A173406


This sequence starts with any odd, composite number, like 15. There exists a power of two such that every 2^n + s_i is composite, where s_i is a term in the sequence less than 2^n. For example, 128+15=143, 512+15=527, 512+143=655, etc.


0




OFFSET

1,1


COMMENTS

We can easily create a kCNF Boolean IsPrimek() function. Make a list of all composite kbit binary numbers. Assign each bit to a variable and invert the bits to create a kclause. Combining these clauses gives us a CNF IsPrimek() function. For example, the 4clause for 15 (1111 base2) is (~d+~c+~b+~a). The 5clause for 15 (01111) will be (e+~d+~c+~b+~a). We have to add a variable to the clause for each new power of two until we get to 2^7. 128+15 is composite so we can remove the variable for 128.
This sequence is the list of powers of 2 that can be removed from the CNF clause for 15. I still can't prove this is an infinite sequence. Assume this sequence is finite. Then there exists a finite width prime sieve for powers of two. For every large enough power of two we can find a prime by adding one of the numbers in this sequence (assuming the sequence is finite). The sequence can still be used as a prime sieve even if the sequence is infinite, assuming it grows slowly enough.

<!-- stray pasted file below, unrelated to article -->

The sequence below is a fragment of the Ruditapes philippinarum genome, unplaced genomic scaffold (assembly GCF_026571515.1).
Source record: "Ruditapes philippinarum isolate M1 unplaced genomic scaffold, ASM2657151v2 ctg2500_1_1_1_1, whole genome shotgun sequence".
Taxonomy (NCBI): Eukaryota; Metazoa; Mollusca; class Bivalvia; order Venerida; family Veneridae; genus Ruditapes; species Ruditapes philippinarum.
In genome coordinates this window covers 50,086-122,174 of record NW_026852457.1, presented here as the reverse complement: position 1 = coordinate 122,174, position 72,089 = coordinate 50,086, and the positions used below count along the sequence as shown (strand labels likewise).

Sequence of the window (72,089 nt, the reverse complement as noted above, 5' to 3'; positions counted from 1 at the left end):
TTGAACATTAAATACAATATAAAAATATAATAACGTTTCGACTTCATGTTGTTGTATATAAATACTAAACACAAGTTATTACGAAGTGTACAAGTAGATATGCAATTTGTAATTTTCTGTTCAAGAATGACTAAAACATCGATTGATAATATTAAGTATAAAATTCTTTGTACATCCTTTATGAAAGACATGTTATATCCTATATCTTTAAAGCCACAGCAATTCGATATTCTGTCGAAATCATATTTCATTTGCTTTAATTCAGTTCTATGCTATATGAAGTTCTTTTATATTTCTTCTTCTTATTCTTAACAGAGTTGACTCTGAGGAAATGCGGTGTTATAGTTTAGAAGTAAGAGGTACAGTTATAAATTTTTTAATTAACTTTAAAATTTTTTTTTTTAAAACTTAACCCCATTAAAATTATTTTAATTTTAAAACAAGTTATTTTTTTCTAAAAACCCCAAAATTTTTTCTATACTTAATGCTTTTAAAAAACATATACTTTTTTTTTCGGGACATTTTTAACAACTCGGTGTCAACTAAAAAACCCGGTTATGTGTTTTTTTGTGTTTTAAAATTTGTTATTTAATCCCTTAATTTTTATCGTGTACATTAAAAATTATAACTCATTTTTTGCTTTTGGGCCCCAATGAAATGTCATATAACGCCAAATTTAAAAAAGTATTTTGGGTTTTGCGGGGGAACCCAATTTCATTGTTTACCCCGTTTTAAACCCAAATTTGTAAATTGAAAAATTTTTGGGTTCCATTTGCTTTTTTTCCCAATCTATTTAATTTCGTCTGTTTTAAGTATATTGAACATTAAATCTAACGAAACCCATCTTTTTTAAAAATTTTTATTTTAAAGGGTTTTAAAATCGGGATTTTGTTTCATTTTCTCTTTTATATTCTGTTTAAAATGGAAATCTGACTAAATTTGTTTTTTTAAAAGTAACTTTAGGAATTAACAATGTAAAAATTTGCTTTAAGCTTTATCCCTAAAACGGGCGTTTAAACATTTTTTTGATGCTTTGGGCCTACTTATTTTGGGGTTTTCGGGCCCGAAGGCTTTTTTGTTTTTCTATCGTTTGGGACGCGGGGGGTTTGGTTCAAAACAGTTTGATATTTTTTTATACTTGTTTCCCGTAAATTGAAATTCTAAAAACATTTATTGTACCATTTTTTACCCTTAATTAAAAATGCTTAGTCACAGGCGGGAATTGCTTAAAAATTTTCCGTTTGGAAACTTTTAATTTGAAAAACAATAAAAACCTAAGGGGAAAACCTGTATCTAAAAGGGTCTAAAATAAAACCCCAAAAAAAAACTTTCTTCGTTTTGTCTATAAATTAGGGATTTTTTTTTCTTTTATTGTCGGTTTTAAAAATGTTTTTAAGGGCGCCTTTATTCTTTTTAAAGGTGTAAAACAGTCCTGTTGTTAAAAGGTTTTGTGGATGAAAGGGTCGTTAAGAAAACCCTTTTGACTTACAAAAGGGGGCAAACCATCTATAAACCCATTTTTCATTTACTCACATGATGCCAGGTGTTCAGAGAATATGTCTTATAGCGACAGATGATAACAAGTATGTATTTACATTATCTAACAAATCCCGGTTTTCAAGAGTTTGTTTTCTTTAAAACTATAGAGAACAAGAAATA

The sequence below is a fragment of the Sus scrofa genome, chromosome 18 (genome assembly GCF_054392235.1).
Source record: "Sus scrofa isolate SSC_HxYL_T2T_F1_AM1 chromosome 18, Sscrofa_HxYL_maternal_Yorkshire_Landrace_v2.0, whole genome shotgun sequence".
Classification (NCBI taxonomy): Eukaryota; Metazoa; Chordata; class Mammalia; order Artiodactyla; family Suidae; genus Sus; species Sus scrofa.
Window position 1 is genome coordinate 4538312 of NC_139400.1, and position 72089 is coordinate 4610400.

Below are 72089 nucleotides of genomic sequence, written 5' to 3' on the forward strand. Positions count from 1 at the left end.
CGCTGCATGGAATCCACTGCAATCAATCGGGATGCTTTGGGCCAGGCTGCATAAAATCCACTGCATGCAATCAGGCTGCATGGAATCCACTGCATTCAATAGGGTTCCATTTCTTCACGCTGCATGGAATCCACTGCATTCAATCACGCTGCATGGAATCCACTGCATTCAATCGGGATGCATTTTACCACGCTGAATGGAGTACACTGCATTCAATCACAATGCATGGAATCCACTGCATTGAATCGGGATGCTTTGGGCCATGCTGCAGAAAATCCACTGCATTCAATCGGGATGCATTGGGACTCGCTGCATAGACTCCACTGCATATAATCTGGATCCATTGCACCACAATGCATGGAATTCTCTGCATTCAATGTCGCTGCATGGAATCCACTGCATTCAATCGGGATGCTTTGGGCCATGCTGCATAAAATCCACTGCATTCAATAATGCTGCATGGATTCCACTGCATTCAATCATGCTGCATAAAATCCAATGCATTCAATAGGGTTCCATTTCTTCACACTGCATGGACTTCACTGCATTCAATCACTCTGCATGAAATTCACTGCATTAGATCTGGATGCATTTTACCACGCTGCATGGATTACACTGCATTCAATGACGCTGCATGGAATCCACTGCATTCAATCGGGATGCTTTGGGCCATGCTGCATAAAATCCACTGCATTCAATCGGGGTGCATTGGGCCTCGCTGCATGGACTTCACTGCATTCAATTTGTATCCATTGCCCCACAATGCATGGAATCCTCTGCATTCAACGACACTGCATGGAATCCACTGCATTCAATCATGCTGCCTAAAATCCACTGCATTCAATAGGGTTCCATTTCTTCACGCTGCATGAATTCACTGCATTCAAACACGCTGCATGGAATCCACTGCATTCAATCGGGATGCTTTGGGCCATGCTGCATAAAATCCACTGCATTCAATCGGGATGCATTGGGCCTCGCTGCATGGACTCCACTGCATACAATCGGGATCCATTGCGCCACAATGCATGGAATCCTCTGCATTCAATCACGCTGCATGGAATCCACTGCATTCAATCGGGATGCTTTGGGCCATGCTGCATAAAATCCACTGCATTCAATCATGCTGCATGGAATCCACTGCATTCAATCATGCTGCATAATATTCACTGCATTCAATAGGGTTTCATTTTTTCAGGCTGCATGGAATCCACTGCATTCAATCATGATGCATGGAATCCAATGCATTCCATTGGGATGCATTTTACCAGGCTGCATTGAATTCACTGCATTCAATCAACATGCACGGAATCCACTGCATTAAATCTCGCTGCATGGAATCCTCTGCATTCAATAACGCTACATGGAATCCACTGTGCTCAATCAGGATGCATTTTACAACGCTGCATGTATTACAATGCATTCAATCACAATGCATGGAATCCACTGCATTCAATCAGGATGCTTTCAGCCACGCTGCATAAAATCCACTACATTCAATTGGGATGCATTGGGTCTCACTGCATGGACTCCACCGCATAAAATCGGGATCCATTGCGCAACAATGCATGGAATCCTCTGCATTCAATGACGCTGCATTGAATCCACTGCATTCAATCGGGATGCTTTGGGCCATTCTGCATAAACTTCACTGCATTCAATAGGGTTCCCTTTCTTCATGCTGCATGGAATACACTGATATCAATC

LINKS

Table of n, a(n) for n=1..8.


CROSSREFS

Sequence in context: A179524 A235864 A177065 * A291619 A071700 A133126
Adjacent sequences: A173403 A173404 A173405 * A173407 A173408 A173409


KEYWORD

nonn,uned


AUTHOR

Russell Easterly, Feb 17 2010


STATUS

approved